How we analyze ceramics and shells
As ceramics are excellent indicators of cultural activity, classification and analysis of ceramics require a systematic approach. This morning and afternoon, analysis of ceramics was carried out by members of our team, as well as seashells.
First, all potsherds were grouped into different categories such as rim or non-rim; decorated or non-decorated. Potsherds were counted, labeled, measured by digital vernier calipers (solar powered and with direct USB connection to our laptops), and weighed. Colors of potsherds were classified only by our eye observations (without using Munsell color charts). After that, important pieces such as rimsherds or decorated pieces were systematically photographed with a scale to show their size.
Finally, all the data were recorded and saved in the computer by using Microsoft Excel. As today is just the third day of the excavation and we have not found many artifacts yet, we worked on potsherds that have previously been discovered from different sites of Pang Nga area, southern Thailand.
Studying seashells is also very important because it can tell us about the environmental conditions of the past. We classified different types of seashells according to their structure and physical conditions. After comparing with the known specimens or sample pictures, we can differentiate different types of shells. At the same time, shells were grouped into complete or incomplete shells and unidentified shells were separated out. Separate types and groups are systematically labeled and recorded. Selected complete samples are measured and weighed; however, incomplete or unidentified shells were only needed to be weighed in bulk. After all that is finished, classified shells were put inside the plastic bags where labels referring date of find, site name, excavation unit, depth of the unit level and weight were written.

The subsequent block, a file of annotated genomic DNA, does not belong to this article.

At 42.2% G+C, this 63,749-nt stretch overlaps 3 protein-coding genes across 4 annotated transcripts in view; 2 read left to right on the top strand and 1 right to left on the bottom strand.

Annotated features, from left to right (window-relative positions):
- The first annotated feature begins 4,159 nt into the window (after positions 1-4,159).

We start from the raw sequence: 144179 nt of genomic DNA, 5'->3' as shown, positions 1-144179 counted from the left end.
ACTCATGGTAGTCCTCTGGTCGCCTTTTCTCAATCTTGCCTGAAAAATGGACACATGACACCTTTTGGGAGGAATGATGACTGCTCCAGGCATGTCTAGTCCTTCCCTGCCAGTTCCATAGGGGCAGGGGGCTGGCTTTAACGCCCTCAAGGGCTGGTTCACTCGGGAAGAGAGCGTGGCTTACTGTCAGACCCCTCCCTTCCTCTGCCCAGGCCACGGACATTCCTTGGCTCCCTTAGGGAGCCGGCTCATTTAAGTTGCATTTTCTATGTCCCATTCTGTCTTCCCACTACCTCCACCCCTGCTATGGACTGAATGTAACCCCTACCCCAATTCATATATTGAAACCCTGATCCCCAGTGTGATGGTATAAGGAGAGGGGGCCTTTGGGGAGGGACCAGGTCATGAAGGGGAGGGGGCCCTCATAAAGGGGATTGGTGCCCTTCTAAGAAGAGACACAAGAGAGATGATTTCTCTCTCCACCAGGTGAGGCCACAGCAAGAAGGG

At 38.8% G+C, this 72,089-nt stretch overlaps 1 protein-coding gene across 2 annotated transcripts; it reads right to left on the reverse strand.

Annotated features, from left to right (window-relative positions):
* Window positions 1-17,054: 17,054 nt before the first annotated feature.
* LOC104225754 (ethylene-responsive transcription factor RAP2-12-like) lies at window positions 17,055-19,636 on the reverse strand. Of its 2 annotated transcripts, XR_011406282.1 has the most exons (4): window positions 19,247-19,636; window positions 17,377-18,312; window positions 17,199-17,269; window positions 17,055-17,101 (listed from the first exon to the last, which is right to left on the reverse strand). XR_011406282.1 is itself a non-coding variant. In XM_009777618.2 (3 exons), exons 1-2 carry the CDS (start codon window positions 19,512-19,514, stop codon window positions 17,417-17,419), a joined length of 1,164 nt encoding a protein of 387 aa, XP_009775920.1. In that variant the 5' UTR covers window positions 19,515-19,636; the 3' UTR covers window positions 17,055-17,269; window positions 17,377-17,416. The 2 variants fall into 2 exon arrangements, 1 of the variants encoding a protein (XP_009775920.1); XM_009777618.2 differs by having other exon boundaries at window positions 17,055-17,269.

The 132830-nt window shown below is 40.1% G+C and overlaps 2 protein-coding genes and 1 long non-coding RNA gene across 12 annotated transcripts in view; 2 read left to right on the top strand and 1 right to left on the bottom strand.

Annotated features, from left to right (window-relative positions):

After all the above things have been done, all the data must be recorded in separate sheets (recording forms) or in the computer for further analysis by other specialists, scientists and researchers. Without complete information, it would be impossible for us to draw a conclusion about the past at that time how human had settled or behaved in the area where we are conducting the excavation.